She said the oversight agency has sent a number of questionnaires to third-party merchants that sell through Amazon to gather more information about the company’s practices.

What it means for Amazon. The inquiry comes at a crucial time as revenue from third-party selling services comprised nearly 20 percent of Amazon’s revenue in the second quarter of 2018. The company this week also launched a new “Storefronts” initiative dedicated exclusively to servicing 20,000 US small and medium-sized businesses featuring more than 1 million products.

While the EU inquiry is limited to the European Union at this point, the company has come under increasing criticism recently, having recently been called out by president Trump as being in a “very antitrust situation.”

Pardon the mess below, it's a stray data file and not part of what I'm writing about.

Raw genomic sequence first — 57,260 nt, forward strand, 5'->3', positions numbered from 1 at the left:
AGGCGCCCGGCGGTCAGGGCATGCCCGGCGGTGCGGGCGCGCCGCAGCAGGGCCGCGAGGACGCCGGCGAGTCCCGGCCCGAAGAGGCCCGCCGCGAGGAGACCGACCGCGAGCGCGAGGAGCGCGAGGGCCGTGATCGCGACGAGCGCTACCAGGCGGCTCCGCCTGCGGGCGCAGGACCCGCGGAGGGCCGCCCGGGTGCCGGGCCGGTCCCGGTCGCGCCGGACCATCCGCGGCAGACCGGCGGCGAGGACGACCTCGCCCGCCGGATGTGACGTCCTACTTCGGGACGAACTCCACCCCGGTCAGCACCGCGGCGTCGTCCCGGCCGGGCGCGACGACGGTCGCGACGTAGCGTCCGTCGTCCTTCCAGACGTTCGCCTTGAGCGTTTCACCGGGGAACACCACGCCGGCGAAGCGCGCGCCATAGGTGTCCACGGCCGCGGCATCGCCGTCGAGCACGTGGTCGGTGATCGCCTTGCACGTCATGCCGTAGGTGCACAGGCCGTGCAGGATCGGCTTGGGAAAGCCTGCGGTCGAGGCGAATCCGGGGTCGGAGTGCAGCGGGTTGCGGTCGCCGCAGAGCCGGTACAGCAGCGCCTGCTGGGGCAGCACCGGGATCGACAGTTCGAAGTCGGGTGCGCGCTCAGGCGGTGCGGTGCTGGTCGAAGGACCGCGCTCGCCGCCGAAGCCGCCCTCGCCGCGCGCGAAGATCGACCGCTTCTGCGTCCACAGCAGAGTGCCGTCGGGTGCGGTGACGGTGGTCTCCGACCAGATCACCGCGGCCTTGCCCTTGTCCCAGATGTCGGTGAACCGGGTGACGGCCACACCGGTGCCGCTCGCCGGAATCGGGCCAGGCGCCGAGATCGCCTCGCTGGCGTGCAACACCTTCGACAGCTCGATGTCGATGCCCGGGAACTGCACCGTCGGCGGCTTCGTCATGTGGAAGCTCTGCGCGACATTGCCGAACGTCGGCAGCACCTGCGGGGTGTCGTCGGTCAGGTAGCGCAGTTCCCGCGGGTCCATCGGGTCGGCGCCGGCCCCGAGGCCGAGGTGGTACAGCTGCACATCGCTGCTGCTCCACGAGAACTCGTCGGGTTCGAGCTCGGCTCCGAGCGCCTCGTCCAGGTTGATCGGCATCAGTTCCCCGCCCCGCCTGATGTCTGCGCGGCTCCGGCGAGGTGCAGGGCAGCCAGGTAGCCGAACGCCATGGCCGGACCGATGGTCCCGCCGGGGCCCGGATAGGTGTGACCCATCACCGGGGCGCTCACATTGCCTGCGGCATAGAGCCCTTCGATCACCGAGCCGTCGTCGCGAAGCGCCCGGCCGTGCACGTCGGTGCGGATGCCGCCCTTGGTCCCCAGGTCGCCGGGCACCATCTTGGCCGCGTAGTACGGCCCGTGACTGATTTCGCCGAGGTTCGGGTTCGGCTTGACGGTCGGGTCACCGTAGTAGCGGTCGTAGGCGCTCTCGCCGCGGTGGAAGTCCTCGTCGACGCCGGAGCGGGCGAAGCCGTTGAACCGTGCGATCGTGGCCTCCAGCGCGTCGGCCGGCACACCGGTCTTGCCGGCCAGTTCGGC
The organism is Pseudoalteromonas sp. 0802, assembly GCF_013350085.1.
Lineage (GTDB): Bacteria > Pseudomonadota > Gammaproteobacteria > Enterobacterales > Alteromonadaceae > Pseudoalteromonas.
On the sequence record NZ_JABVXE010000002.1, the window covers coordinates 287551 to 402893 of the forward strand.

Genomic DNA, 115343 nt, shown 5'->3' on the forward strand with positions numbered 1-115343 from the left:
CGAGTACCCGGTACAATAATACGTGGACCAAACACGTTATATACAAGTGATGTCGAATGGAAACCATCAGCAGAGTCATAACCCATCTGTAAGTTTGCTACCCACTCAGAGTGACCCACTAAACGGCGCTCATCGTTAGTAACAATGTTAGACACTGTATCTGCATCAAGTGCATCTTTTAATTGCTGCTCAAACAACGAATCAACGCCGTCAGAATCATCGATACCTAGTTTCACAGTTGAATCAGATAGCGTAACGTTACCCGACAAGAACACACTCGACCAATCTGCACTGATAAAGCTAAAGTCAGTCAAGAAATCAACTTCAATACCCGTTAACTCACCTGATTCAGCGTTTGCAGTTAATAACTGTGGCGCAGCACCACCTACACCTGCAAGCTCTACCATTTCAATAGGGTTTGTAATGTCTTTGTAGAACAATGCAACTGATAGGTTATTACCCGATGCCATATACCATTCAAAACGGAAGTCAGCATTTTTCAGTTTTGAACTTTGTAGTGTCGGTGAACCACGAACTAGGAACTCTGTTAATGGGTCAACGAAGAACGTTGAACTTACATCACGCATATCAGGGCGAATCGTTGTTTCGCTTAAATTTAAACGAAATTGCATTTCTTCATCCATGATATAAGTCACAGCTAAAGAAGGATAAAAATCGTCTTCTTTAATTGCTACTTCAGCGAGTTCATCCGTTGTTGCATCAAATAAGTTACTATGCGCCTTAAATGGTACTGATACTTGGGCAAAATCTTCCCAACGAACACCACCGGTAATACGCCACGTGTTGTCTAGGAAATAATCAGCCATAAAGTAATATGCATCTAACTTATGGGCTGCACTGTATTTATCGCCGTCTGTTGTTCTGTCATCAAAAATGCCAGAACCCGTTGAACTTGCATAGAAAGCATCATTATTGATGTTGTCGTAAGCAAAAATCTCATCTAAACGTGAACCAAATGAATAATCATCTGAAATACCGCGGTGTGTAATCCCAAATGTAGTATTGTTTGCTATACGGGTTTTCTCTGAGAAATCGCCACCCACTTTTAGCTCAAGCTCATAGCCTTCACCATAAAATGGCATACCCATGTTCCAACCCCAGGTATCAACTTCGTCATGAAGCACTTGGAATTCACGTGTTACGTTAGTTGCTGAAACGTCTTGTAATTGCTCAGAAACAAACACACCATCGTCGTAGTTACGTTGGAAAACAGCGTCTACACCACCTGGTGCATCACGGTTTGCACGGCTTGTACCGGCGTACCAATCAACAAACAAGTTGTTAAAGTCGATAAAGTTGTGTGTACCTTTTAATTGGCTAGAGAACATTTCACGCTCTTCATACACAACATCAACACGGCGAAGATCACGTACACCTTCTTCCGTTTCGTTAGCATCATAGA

The EU also has a history of levying huge fines against US tech giants. The most recent, in July of this year, was a $5 billion antitrust penalty against Google over Google Play and its role in the Android ecosystem.

The EU previously slapped Google with $2.7B antitrust fine for favoring its own content in search results.

The post The EU’s Competition Commissioner is investigating Amazon appeared first on Marketing Land.